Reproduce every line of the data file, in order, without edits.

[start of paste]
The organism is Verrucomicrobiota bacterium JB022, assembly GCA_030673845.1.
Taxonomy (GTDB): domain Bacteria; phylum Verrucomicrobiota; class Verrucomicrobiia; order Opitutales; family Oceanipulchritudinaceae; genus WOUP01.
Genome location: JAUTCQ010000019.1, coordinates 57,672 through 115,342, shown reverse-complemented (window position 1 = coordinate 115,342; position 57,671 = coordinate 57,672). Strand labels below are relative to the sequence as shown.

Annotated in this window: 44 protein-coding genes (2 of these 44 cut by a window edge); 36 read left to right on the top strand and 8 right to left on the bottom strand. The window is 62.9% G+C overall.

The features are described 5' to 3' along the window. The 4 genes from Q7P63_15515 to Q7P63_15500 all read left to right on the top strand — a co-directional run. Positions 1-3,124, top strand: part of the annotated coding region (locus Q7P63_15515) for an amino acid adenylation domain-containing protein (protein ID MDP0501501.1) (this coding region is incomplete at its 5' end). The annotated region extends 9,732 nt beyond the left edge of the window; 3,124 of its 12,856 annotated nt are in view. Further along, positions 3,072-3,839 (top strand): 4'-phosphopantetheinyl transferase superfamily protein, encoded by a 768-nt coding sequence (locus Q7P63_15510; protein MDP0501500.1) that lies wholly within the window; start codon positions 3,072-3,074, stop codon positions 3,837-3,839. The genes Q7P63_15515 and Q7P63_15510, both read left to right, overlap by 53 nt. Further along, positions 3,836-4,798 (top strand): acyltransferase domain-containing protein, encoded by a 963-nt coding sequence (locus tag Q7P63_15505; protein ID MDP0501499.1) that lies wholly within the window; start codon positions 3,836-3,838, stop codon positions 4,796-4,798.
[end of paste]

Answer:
The organism is Verrucomicrobiota bacterium JB022, assembly GCA_030673845.1.
Taxonomy (GTDB): domain Bacteria; phylum Verrucomicrobiota; class Verrucomicrobiia; order Opitutales; family Oceanipulchritudinaceae; genus WOUP01.
Genome location: JAUTCQ010000019.1, coordinates 57,672 through 115,342, shown reverse-complemented (window position 1 = coordinate 115,342; position 57,671 = coordinate 57,672). Strand labels below are relative to the sequence as shown.

Annotated in this window: 44 protein-coding genes (2 of these 44 cut by a window edge); 36 read left to right on the top strand and 8 right to left on the bottom strand. The window is 62.9% G+C overall.

The features are described 5' to 3' along the window. The 4 genes from Q7P63_15515 to Q7P63_15500 all read left to right on the top strand — a co-directional run. Positions 1-3,124, top strand: part of the annotated coding region (locus Q7P63_15515) for an amino acid adenylation domain-containing protein (protein ID MDP0501501.1) (this coding region is incomplete at its 5' end). The annotated region extends 9,732 nt beyond the left edge of the window; 3,124 of its 12,856 annotated nt are in view. Further along, positions 3,072-3,839 (top strand): 4'-phosphopantetheinyl transferase superfamily protein, encoded by a 768-nt coding sequence (locus Q7P63_15510; protein MDP0501500.1) that lies wholly within the window; start codon positions 3,072-3,074, stop codon positions 3,837-3,839. The genes Q7P63_15515 and Q7P63_15510, both read left to right, overlap by 53 nt. Further along, positions 3,836-4,798 (top strand): acyltransferase domain-containing protein, encoded by a 963-nt coding sequence (locus tag Q7P63_15505; protein ID MDP0501499.1) that lies wholly within the window; start codon positions 3,836-3,838, stop codon positions 4,796-4,798.